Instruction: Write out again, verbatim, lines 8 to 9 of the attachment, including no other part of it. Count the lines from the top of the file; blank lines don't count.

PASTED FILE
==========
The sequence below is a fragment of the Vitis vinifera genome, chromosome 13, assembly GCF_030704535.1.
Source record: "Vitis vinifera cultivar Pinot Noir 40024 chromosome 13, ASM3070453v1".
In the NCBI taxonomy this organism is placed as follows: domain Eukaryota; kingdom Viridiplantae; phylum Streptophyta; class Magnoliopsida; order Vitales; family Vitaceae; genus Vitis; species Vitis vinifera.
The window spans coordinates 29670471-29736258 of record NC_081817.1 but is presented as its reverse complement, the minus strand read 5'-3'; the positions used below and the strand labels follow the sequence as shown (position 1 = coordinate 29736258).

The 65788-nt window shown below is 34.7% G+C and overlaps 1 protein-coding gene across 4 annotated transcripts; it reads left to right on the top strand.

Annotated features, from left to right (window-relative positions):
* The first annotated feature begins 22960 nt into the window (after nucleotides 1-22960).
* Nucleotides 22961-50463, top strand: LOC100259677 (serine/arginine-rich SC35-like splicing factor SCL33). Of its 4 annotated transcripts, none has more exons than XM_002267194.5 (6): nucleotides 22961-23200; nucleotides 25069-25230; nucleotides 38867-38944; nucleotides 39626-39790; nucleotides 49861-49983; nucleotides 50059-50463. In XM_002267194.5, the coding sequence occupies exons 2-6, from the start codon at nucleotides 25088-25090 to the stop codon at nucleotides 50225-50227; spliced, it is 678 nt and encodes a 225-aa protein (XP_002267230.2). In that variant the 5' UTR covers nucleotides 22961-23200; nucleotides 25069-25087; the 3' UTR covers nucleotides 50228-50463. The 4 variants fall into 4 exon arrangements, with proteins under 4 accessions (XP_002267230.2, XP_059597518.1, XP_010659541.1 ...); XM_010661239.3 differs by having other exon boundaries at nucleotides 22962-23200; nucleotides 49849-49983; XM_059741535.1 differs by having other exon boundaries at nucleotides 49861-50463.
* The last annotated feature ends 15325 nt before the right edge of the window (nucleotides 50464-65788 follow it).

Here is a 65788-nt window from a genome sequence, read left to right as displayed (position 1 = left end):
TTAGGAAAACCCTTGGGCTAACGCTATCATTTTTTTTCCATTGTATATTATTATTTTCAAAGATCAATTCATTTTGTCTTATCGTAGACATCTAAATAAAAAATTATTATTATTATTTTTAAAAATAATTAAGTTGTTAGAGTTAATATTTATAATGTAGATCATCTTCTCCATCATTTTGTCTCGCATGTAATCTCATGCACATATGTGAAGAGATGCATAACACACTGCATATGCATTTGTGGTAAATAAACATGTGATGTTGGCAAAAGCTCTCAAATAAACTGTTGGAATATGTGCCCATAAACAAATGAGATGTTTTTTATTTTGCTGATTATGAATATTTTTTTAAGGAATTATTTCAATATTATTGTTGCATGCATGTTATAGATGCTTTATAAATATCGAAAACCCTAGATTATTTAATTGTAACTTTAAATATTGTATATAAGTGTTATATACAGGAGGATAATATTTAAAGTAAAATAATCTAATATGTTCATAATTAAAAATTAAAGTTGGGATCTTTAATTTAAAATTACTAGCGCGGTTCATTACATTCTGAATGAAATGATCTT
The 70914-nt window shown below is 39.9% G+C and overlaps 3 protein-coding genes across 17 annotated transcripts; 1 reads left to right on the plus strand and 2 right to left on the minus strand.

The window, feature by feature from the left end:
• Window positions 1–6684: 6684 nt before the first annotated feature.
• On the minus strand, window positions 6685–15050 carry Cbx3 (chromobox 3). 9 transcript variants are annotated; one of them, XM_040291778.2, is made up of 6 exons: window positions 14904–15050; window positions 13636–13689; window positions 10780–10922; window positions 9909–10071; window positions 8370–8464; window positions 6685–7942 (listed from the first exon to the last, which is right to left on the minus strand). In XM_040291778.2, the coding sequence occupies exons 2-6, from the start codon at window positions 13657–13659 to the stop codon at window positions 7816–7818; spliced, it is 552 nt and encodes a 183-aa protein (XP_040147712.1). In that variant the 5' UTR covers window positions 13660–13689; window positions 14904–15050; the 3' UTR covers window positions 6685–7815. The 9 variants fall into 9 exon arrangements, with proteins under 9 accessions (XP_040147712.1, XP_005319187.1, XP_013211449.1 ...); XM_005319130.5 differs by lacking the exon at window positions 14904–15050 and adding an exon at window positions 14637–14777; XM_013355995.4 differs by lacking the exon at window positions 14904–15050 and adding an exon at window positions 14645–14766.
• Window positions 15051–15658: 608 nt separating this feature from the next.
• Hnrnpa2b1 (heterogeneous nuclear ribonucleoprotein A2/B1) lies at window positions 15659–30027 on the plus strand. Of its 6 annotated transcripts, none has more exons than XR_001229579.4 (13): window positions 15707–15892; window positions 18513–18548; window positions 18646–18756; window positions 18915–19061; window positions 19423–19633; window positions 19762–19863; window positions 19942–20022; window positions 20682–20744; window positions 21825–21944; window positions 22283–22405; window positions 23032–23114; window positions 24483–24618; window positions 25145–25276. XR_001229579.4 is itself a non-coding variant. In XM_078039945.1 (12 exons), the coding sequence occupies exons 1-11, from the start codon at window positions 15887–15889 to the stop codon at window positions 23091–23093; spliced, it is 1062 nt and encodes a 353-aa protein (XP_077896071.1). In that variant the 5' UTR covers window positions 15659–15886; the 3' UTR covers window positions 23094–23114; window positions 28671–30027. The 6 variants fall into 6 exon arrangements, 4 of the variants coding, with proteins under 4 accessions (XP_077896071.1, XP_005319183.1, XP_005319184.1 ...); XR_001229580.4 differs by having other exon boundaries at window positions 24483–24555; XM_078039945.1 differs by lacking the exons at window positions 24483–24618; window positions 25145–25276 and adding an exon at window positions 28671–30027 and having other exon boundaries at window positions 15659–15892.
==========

* Nucleotides 22961-50463, top strand: LOC100259677 (serine/arginine-rich SC35-like splicing factor SCL33). Of its 4 annotated transcripts, none has more exons than XM_002267194.5 (6): nucleotides 22961-23200; nucleotides 25069-25230; nucleotides 38867-38944; nucleotides 39626-39790; nucleotides 49861-49983; nucleotides 50059-50463. In XM_002267194.5, the coding sequence occupies exons 2-6, from the start codon at nucleotides 25088-25090 to the stop codon at nucleotides 50225-50227; spliced, it is 678 nt and encodes a 225-aa protein (XP_002267230.2). In that variant the 5' UTR covers nucleotides 22961-23200; nucleotides 25069-25087; the 3' UTR covers nucleotides 50228-50463. The 4 variants fall into 4 exon arrangements, with proteins under 4 accessions (XP_002267230.2, XP_059597518.1, XP_010659541.1 ...); XM_010661239.3 differs by having other exon boundaries at nucleotides 22962-23200; nucleotides 49849-49983; XM_059741535.1 differs by having other exon boundaries at nucleotides 49861-50463.
* The last annotated feature ends 15325 nt before the right edge of the window (nucleotides 50464-65788 follow it).